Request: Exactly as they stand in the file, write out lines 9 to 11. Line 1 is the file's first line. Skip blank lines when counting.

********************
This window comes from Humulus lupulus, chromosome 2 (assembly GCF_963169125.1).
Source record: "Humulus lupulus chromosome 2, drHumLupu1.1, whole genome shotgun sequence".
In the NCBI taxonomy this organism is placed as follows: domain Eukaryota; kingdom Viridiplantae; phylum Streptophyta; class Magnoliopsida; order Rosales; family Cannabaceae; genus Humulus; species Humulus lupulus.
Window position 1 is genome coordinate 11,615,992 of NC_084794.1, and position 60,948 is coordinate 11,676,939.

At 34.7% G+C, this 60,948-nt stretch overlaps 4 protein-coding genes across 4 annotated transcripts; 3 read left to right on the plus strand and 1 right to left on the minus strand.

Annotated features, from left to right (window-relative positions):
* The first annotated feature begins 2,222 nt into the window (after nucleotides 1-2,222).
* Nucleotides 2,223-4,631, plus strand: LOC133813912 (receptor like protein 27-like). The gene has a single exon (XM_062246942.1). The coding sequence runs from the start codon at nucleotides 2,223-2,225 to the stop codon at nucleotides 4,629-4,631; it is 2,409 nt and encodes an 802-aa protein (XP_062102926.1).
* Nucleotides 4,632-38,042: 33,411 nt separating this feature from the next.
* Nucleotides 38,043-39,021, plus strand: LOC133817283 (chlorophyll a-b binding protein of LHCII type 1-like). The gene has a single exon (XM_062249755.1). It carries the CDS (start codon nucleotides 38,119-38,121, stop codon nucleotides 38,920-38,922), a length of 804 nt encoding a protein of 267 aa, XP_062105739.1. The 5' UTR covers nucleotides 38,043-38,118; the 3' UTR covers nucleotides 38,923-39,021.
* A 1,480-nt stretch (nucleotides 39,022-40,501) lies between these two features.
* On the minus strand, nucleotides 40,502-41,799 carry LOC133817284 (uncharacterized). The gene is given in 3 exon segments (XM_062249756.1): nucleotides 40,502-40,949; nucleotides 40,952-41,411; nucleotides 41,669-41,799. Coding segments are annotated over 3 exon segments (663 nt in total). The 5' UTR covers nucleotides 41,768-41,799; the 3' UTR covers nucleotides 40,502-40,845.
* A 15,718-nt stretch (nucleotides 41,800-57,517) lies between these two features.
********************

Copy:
* Nucleotides 4,632-38,042: 33,411 nt separating this feature from the next.
* Nucleotides 38,043-39,021, plus strand: LOC133817283 (chlorophyll a-b binding protein of LHCII type 1-like). The gene has a single exon (XM_062249755.1). It carries the CDS (start codon nucleotides 38,119-38,121, stop codon nucleotides 38,920-38,922), a length of 804 nt encoding a protein of 267 aa, XP_062105739.1. The 5' UTR covers nucleotides 38,043-38,118; the 3' UTR covers nucleotides 38,923-39,021.
* A 1,480-nt stretch (nucleotides 39,022-40,501) lies between these two features.